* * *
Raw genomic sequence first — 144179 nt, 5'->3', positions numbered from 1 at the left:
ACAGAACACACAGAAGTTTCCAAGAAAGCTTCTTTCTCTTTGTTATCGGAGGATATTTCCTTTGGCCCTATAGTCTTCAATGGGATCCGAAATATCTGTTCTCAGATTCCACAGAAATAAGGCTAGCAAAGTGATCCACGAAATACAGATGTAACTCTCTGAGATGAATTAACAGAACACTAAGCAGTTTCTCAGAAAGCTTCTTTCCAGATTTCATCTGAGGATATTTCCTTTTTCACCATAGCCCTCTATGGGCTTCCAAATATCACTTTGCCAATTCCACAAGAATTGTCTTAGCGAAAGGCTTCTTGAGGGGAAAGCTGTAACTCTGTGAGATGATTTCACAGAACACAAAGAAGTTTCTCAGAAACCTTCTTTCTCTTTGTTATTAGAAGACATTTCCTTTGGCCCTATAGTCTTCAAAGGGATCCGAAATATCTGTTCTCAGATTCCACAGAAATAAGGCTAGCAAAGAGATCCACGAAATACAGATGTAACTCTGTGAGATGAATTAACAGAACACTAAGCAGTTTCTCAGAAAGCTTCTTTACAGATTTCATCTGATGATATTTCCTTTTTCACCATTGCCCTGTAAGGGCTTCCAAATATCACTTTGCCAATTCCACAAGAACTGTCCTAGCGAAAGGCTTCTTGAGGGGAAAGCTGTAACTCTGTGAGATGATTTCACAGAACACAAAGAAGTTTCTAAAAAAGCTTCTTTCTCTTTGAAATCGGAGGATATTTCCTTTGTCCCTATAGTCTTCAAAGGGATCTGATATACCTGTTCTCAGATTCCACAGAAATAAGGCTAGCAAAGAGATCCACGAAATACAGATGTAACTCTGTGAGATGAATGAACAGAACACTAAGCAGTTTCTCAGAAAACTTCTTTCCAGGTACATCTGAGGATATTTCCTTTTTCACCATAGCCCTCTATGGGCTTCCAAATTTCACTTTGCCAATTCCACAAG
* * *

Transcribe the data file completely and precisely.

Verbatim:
Raw genomic sequence first — 144179 nt, 5'->3', positions numbered from 1 at the left:
ACAGAACACACAGAAGTTTCCAAGAAAGCTTCTTTCTCTTTGTTATCGGAGGATATTTCCTTTGGCCCTATAGTCTTCAATGGGATCCGAAATATCTGTTCTCAGATTCCACAGAAATAAGGCTAGCAAAGTGATCCACGAAATACAGATGTAACTCTCTGAGATGAATTAACAGAACACTAAGCAGTTTCTCAGAAAGCTTCTTTCCAGATTTCATCTGAGGATATTTCCTTTTTCACCATAGCCCTCTATGGGCTTCCAAATATCACTTTGCCAATTCCACAAGAATTGTCTTAGCGAAAGGCTTCTTGAGGGGAAAGCTGTAACTCTGTGAGATGATTTCACAGAACACAAAGAAGTTTCTCAGAAACCTTCTTTCTCTTTGTTATTAGAAGACATTTCCTTTGGCCCTATAGTCTTCAAAGGGATCCGAAATATCTGTTCTCAGATTCCACAGAAATAAGGCTAGCAAAGAGATCCACGAAATACAGATGTAACTCTGTGAGATGAATTAACAGAACACTAAGCAGTTTCTCAGAAAGCTTCTTTACAGATTTCATCTGATGATATTTCCTTTTTCACCATTGCCCTGTAAGGGCTTCCAAATATCACTTTGCCAATTCCACAAGAACTGTCCTAGCGAAAGGCTTCTTGAGGGGAAAGCTGTAACTCTGTGAGATGATTTCACAGAACACAAAGAAGTTTCTAAAAAAGCTTCTTTCTCTTTGAAATCGGAGGATATTTCCTTTGTCCCTATAGTCTTCAAAGGGATCTGATATACCTGTTCTCAGATTCCACAGAAATAAGGCTAGCAAAGAGATCCACGAAATACAGATGTAACTCTGTGAGATGAATGAACAGAACACTAAGCAGTTTCTCAGAAAACTTCTTTCCAGGTACATCTGAGGATATTTCCTTTTTCACCATAGCCCTCTATGGGCTTCCAAATTTCACTTTGCCAATTCCACAAG